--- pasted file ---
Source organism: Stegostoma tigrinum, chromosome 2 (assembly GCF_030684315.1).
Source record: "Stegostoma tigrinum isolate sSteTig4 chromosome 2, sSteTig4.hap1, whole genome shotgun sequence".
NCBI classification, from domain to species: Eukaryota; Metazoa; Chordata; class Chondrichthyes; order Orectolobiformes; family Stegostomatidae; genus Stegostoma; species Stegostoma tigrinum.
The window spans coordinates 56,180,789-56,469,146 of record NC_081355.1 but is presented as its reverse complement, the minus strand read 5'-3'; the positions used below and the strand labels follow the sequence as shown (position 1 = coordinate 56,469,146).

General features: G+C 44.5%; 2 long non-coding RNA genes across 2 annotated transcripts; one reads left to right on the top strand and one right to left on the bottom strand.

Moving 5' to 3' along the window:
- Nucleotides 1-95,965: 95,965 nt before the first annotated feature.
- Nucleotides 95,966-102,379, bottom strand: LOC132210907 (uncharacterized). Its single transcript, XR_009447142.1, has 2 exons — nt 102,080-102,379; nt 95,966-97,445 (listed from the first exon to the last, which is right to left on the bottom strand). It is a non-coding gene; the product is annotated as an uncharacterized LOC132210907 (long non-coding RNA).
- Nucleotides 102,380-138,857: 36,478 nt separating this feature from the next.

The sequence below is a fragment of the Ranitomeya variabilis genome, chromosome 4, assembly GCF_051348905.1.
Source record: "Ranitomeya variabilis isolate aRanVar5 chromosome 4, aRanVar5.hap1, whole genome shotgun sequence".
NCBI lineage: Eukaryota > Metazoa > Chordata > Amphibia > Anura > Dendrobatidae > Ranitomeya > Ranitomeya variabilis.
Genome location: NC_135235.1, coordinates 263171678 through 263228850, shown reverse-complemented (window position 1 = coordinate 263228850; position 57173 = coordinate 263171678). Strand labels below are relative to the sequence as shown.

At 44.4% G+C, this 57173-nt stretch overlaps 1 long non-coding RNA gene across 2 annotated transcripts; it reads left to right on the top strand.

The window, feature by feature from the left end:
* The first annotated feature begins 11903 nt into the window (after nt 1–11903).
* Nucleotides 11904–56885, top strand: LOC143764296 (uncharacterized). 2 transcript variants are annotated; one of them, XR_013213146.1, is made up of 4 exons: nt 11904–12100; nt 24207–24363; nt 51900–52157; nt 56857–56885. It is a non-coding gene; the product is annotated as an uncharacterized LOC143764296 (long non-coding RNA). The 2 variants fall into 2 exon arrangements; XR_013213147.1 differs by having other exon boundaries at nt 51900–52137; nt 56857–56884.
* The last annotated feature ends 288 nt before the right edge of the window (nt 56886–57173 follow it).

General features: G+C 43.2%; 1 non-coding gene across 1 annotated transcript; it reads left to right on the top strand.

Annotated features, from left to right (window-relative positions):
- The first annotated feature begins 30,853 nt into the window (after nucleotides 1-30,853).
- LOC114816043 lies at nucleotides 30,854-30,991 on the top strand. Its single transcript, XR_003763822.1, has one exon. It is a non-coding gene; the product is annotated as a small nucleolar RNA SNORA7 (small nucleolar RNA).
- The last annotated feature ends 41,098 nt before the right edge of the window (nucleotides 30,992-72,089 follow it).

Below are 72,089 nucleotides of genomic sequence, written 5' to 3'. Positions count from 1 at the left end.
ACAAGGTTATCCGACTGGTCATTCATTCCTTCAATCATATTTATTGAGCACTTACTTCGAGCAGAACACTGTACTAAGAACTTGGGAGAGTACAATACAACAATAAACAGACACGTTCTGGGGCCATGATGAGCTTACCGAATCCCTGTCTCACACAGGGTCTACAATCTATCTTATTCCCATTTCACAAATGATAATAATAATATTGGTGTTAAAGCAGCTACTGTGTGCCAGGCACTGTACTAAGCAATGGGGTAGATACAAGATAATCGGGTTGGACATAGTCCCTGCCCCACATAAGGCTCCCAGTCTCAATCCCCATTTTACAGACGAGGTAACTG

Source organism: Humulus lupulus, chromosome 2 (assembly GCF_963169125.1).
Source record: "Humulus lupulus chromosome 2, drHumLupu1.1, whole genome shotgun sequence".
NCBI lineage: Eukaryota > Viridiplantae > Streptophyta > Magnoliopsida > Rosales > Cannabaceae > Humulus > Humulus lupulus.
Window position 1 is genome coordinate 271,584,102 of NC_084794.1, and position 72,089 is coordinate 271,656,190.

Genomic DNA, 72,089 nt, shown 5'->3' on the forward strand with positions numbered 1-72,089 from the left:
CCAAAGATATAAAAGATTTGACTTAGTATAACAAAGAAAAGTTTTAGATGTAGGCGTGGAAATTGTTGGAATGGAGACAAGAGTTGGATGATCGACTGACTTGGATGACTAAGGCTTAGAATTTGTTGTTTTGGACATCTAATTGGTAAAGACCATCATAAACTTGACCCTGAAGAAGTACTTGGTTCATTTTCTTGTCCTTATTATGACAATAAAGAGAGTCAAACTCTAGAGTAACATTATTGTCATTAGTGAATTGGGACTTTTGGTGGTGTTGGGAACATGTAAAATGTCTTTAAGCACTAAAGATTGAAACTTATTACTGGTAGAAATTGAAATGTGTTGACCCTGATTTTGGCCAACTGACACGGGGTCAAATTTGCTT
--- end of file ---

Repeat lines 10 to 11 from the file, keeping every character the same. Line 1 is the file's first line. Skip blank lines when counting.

The sequence below is a fragment of the Ranitomeya variabilis genome, chromosome 4, assembly GCF_051348905.1.
Source record: "Ranitomeya variabilis isolate aRanVar5 chromosome 4, aRanVar5.hap1, whole genome shotgun sequence".